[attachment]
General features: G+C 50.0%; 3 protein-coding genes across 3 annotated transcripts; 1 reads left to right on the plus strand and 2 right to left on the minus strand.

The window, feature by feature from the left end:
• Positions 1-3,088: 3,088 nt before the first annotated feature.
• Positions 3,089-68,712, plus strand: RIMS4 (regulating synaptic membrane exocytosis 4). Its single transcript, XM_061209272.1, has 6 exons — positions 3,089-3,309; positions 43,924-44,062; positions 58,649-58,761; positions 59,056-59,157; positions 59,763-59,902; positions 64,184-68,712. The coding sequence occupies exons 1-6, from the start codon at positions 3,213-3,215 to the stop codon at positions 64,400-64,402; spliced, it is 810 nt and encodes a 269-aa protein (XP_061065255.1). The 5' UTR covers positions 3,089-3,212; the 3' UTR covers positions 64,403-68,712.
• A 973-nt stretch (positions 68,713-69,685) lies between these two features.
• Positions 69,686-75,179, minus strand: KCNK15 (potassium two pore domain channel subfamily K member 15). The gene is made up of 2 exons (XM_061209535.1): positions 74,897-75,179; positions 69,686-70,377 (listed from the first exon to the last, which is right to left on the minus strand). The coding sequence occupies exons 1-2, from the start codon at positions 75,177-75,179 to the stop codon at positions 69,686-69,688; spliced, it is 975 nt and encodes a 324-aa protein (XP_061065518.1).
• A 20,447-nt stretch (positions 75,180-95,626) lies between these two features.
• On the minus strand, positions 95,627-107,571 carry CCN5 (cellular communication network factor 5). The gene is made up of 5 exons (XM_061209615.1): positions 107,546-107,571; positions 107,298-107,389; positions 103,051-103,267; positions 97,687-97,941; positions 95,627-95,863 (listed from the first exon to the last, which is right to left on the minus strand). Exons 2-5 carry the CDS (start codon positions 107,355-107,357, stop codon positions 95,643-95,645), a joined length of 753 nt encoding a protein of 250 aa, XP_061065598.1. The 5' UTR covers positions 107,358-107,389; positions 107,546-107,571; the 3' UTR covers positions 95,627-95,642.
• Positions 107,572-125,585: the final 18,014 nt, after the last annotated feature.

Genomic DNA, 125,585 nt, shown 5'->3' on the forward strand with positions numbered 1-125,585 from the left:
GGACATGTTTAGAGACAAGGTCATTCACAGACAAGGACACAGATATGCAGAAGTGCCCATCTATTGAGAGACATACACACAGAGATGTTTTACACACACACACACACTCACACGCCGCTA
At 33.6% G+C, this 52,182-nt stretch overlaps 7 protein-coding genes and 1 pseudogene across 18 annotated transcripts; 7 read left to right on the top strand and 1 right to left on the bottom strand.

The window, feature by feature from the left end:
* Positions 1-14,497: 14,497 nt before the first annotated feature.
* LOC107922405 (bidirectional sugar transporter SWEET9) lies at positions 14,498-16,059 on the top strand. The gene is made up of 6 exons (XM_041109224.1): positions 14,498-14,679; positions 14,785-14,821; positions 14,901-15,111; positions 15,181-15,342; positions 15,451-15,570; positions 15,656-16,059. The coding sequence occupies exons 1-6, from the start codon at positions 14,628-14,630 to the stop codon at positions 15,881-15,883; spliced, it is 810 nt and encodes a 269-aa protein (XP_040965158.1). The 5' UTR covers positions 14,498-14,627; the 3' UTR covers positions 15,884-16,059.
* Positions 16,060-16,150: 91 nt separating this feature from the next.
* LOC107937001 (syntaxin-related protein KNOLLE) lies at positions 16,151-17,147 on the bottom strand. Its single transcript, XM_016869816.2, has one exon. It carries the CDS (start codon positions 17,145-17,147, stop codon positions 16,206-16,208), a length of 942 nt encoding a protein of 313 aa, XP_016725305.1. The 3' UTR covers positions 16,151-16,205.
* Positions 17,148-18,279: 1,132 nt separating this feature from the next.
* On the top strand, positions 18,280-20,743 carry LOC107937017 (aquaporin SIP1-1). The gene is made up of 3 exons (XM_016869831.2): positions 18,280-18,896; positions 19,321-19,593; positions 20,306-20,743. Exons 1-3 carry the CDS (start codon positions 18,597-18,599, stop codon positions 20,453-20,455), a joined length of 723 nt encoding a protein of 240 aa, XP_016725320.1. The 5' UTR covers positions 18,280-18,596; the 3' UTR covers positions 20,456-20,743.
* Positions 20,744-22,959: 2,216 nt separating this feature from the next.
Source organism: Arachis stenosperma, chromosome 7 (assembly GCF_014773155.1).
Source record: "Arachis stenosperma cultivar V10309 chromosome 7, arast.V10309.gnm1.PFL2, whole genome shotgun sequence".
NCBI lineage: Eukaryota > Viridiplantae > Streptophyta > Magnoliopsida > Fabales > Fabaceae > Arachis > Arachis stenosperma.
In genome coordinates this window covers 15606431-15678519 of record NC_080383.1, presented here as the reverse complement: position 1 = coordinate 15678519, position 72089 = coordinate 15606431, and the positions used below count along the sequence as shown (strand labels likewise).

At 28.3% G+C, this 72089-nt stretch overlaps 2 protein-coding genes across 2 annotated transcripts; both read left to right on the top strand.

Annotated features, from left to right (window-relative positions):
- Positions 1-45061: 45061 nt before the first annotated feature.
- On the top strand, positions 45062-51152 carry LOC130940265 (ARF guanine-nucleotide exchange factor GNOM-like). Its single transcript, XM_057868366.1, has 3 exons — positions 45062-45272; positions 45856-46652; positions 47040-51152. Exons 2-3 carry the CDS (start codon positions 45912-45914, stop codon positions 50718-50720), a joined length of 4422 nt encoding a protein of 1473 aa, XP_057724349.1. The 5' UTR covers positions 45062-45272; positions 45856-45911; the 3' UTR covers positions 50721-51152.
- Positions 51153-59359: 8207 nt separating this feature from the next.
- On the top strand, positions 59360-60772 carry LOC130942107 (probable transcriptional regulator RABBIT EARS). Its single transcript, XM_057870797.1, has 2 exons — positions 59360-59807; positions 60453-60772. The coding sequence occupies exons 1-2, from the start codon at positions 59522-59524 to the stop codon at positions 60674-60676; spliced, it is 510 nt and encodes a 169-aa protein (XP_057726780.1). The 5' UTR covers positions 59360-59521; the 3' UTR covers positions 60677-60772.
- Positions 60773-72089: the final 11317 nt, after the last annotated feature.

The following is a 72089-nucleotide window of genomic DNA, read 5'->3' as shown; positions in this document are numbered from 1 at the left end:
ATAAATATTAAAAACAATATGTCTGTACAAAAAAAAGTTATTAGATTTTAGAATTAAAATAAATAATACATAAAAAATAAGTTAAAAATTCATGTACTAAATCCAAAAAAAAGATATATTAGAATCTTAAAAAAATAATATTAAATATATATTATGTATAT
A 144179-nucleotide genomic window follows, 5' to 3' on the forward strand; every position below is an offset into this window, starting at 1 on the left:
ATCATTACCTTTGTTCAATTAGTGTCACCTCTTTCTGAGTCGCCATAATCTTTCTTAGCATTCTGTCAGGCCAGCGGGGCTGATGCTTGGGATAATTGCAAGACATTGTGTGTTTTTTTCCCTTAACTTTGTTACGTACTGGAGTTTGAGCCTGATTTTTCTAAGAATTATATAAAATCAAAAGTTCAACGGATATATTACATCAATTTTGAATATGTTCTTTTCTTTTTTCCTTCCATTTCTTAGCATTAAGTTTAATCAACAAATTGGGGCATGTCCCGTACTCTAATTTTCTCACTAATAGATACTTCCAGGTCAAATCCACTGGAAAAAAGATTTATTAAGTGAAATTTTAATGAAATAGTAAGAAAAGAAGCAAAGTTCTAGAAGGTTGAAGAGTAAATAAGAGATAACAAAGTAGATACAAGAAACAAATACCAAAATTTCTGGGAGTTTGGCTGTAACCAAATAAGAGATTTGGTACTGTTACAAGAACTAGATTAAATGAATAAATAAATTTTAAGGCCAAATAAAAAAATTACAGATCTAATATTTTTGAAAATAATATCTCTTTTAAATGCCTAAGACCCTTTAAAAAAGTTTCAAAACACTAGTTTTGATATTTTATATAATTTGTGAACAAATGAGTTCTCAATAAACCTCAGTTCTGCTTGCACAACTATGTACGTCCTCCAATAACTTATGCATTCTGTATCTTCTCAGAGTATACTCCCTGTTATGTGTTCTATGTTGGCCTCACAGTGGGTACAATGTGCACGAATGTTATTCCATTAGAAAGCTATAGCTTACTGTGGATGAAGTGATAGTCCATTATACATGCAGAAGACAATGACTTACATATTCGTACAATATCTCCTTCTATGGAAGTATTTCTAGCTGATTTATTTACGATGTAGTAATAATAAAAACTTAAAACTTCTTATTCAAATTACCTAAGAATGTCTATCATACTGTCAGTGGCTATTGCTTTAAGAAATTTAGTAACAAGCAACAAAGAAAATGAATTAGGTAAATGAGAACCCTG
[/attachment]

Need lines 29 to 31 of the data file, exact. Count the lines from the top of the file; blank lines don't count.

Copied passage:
- Positions 51153-59359: 8207 nt separating this feature from the next.
- On the top strand, positions 59360-60772 carry LOC130942107 (probable transcriptional regulator RABBIT EARS). Its single transcript, XM_057870797.1, has 2 exons — positions 59360-59807; positions 60453-60772. The coding sequence occupies exons 1-2, from the start codon at positions 59522-59524 to the stop codon at positions 60674-60676; spliced, it is 510 nt and encodes a 169-aa protein (XP_057726780.1). The 5' UTR covers positions 59360-59521; the 3' UTR covers positions 60677-60772.
- Positions 60773-72089: the final 11317 nt, after the last annotated feature.